At just nineteen, Helene Hegemann has experienced the full volatility of fame. She was crowned “Wunderkind of Bohemia” for her novel Axolotl Roadkill, a sex and drugs-infused depiction of the German club scene, but later became the “most hated girl in Germany” after it was revealed that she borrowed ideas and characterizations from fellow fiction friends in the blogosphere. She is currently ensconced at Villa Aurora, the residence of former exiled writer Lion Feuctwanger that now serves as a Los Angeles retreat for international artists.

Hegemann presented selections from her debut novel Axolotl Roadkill to a packed audience of Los Feliz literati at Skylight Books in Wednesday night. The daughter of a theater director, Hegemann staged her own reading with a mix of self-deprecating humor, ambiguous apology and a dash of naivete.

“Before I came here I thought I would feel in exile because there was a big scandal about my book,” she told LA Weekly. “It was five weeks of total press excess not only against the book, but against me personally. As a teenager, it was really hard to read two pages against me every day. It was great to get out Germany. I consider this my exchange year because and I never had one since I never went to school,” Hegemann told the audience at Skylight.

“I became the most hated girl in Germany,” she added. “But maybe that's not a bad thing.”

Hegemann's entrée into the world of fiction writing at 13 followed her mother's death, and she found herself blogging about characters and situations mirroring the confusion of that loss.

“For me it started with the language. I liked the language of the older kids. I read their bogs and I thought, oh my god the way they use language is so complicated and uncomplicated at the same time. It was more like really dumb poetry and about putting words together that sound good together,” Hegemann told the LA Weekly.

“I wrote sixty pages on my blog, and I started Googling for literary agents and I really didn't expect to hear back, since they rarely look at their email or open attachments.”

Yet this wired child of the Berlin club scene had her finger on the pulse of a “culture where adults refuse to grow up and children attempt to navigate adolescence alongside grown-ups whose concept of life is that they don't want to be responsible.”

Ullstein Verlag bought rights to Axotl Roadkill, which went into third edition just weeks after being published.

Her novel and screenplay Torpedo both chronicle a post-adolescent woman exploring an adult world where the remaining parent is both benign and neglectful.

Hegemann's reputation in Germany was tarnished last year as series of bloggers and literary critics noticed parallels between her work and passages from digitally published stories and online posts of other young Berlin writers.

The “expose” of Hegemann's plagiarism became part of a German news-cycle that also ensnared Defense Minister Karl Theodor zu Guttenberg. After it was found that he lifted the work of others in his graduate thesis, he was dubbed Karl Theodor “zu Googleberg”, stripped of his doctorate from The University of Bayreuth and forced to step down from his post.

Hegemann found herself justifying how she included and modified the narratives and descriptions of her peers in addition to being drawn into numerous high-minded debates about intertextuality and appropriation in the arts.

Her publisher rushed to pay off the copied author and Hegemann became characterized as an inauthentic and dangerous literary phenomenon.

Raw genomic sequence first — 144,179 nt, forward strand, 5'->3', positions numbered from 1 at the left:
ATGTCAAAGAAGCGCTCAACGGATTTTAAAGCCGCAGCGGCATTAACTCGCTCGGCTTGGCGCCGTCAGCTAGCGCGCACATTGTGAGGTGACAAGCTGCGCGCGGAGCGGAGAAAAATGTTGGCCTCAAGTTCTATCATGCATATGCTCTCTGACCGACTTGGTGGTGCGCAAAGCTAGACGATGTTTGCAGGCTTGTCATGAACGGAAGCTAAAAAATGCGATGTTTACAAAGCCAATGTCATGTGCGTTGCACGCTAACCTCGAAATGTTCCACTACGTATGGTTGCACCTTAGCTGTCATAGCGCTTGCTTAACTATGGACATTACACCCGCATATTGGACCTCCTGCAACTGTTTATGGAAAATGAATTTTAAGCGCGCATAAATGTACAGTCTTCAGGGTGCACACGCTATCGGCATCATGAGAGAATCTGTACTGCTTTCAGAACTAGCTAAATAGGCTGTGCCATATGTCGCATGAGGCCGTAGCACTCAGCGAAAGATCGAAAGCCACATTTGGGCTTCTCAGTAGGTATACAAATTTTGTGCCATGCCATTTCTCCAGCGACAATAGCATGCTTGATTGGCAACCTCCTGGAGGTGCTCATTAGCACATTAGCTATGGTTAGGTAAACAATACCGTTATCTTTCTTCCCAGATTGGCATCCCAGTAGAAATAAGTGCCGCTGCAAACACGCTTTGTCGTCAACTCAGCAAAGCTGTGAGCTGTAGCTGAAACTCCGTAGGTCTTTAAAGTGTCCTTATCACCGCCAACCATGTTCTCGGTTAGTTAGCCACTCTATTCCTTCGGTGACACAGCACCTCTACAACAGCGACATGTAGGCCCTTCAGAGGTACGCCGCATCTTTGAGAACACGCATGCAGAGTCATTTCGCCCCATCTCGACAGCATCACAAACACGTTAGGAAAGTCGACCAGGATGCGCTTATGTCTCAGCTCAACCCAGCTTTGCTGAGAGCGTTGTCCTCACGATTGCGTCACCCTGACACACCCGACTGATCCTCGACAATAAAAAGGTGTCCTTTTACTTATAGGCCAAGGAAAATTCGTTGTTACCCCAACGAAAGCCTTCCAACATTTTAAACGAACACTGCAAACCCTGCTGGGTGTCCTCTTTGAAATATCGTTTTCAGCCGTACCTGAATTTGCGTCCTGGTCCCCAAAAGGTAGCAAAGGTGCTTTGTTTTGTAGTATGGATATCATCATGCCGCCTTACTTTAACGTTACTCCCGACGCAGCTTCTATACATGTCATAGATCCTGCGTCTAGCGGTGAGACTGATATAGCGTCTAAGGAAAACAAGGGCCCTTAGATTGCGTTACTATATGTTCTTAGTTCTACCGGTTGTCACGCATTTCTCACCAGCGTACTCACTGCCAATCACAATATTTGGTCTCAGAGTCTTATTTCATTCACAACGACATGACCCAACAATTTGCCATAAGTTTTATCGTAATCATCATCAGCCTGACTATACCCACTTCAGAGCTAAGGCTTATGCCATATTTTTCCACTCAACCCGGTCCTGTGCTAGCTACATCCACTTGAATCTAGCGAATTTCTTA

There are three pages in Axotl Roadkill which the author acknowledges she “re-worked sentences” from the web novel Strobo by Adrian — a Berlin writer also chronicling the city's dance club scene.

“I took thirteen sentences from an internet blog and let a certain person in my book say these sentences. They were were always marked as not my own sentences. But this was a situation where journalists could say- she's just a dumb teenager who wanted to have the fame of some heroin addicted party guy.”

“No one ever really wrote about how many sentences there were and they always said it was the whole book. The discussion about plagiarism is important but it has nothing to do with my work.”

Axotl Roadkill is a diary of a Berlin teenager who's culturally literate and emotionally crippled. The language is exasperatingly au currant with the discourse of social science, art criticism and literary theory, deployed humorously alongside a descriptive storehouse of fashion, music, and drug references.

The novel's protagonist is the 16-year-old Mifti, sharp enough to spot the sources of her friends artistic and attitudinal posing.

In one vignette set in a techno club, Mifti is talking to her HIV-positive photographer friend Ophelia who is posing as a color-blind fashion photographer “forced” to work in black and white due to her illness.

Mifti susses out the story right away as derived from an interview with Warhol protegee David LaChapelle. “When you ask Ophelia where she gets her inspiration from, things usually get very abstract.”

Perhaps not surprisingly, Hegemann's L.A. project is a screenplay about a teenage girl in trouble. A genre combination of adolescent noir and social horror, it deals with the murder case of Mary Flora Bell, who killed two children when she was only eleven years old.

Hegemann told the Weekly that (for now) she's done with long form fiction and sticking to screenwriting. “Novels are kind of autistic-to sit all by yourself and it's just your opinion. I think it is unimportant just to say your own opinion and use your own way of seeing life. What is great about a screen play is that you know that some actors will come and voice the lines in a way they see it. Different ideas come together and this is where art starts.”

The London publisher Constable is bringing out Axotl Roadkill this month. It can be ordered now on Amazon UK or you can wait a year for the U.S. translation.

LA Weekly